Number of Playthroughs: 3

 

4. Legend of Zelda: A Link to the Past. (1991 by Nintendo, Super NES, 2002 GameBoy Advanced)

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What if Zelda was a girl? Shut up.
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Oh shit, chickens.

Nerd confession: I only partially played through the original Legend of Zelda, and I never even picked up Link’s Adventure. I must remedy this some day. That being the case, Legend of Zelda: A Link to the Past was the first Zelda game I fully completed. Several times. I remember how it happened, too. The copy I played on actually belonged to friend Jay. He had a save game on his cart, in which he renamed Link to “Wolvie.” We were big Wolverine fans back in the day. Jay also let me start my own save game, which I named “Ronin.” Finally, being the semi-smartasses we were, we used the last save slot to create a save called “Oh shit” just so we could read all the NPCs say things like, “Oh shit, you’re here!” and “Oh shit, I didn’t want you involved in this…” Hey, we were kids. After completing the game on those saves, I discovered that we had done so without finding the Lvl.4 Master Sword. Sacrelige! That was good for another couple play throughs. And when they re-relased the game in 2002 for the GBA, with Four Swords I beat the game another couple of times. Just because… nostalgia!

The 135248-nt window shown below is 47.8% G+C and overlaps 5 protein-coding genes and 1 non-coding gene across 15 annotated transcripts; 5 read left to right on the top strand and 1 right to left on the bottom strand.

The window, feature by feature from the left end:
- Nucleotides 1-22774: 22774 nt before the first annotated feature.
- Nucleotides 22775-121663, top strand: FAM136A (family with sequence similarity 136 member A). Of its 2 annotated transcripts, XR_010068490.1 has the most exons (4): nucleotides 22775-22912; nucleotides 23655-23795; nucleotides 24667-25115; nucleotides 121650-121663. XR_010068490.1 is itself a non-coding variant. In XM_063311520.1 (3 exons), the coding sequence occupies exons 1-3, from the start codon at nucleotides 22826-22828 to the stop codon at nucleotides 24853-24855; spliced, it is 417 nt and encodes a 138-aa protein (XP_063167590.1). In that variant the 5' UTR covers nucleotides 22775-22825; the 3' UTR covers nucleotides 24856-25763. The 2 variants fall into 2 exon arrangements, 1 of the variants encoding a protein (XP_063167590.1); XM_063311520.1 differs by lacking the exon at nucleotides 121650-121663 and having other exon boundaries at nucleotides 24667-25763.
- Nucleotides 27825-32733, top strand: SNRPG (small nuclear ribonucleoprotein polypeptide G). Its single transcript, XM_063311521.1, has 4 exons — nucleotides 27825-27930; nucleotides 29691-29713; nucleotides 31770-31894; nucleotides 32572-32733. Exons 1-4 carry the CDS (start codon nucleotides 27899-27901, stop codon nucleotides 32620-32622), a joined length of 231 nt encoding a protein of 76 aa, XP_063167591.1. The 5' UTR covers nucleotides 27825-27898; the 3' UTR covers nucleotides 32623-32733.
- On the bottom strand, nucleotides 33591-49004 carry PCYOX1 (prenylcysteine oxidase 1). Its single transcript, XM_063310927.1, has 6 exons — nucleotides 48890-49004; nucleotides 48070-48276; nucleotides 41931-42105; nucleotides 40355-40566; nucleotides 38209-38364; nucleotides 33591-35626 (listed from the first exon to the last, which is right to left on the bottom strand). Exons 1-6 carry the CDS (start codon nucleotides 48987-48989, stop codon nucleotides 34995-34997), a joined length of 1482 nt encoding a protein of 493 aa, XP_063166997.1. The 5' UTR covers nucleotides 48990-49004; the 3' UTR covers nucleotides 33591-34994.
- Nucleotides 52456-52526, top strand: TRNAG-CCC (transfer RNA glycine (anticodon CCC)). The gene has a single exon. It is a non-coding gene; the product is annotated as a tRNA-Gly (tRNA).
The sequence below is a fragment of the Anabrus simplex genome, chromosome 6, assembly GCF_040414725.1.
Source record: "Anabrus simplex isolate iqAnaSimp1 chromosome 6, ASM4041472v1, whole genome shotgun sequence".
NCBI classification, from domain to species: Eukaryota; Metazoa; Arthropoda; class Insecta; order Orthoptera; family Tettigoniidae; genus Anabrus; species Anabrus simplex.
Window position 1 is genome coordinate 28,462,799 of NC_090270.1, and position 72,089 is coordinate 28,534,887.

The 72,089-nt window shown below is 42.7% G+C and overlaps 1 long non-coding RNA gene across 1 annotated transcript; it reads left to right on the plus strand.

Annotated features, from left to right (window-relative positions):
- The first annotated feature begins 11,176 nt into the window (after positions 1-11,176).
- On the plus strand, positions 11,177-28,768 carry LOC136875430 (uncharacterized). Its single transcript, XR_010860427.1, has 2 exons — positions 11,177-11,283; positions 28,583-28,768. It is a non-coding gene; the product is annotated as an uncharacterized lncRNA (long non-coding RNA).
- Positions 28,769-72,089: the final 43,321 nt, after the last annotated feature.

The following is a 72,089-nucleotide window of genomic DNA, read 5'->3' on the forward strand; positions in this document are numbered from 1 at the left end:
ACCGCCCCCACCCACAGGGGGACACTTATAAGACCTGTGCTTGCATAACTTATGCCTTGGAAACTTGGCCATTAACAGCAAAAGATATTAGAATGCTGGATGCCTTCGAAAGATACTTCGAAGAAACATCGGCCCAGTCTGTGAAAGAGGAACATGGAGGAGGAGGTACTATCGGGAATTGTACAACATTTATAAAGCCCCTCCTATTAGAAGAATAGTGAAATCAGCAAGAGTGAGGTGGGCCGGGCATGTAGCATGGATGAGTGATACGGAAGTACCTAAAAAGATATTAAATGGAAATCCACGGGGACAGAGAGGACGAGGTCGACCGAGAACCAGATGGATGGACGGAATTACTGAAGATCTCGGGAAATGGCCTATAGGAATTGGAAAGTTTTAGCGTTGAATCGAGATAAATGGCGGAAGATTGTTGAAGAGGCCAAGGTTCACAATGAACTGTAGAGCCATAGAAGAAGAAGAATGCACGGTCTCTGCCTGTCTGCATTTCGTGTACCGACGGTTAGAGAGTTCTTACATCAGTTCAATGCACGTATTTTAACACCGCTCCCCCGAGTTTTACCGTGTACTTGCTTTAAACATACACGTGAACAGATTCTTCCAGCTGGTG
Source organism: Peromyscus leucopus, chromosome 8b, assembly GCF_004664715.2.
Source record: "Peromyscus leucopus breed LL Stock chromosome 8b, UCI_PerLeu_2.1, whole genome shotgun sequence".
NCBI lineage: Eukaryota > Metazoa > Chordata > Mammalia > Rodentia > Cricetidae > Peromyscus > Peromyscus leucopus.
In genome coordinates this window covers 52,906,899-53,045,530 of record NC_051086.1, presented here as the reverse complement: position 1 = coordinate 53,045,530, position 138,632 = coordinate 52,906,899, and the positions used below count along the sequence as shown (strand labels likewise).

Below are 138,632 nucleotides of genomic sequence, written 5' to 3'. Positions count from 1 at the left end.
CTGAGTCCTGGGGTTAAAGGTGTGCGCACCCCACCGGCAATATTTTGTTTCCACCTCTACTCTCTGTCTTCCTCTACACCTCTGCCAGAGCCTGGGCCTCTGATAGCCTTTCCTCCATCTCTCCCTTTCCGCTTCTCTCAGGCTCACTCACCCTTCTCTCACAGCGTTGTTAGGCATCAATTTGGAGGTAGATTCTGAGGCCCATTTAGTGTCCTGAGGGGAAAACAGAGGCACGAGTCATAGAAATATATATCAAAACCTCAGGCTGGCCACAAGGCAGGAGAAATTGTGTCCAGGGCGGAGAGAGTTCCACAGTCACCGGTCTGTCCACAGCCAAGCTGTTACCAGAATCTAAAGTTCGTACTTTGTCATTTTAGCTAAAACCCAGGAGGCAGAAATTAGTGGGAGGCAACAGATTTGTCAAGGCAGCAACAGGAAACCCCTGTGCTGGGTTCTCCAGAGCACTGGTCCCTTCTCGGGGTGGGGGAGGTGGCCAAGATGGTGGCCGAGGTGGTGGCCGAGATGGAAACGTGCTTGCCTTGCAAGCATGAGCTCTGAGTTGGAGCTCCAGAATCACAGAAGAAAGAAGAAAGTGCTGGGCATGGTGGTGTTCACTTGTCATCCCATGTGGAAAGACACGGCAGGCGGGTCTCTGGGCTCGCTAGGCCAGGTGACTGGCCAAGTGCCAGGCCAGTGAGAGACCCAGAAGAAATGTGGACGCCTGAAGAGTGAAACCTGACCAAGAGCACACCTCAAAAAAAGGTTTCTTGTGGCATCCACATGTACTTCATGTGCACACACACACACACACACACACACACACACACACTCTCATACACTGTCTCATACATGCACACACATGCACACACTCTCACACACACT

Number of Playthroughs: 5

 

5. Knights of the Old Republic (2003 BioWare, Published by LucasArts, XBox/PC)

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“Malak” is Queliian for “Holy shit, where’s your jaw?”
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Lord Revan is not impressed.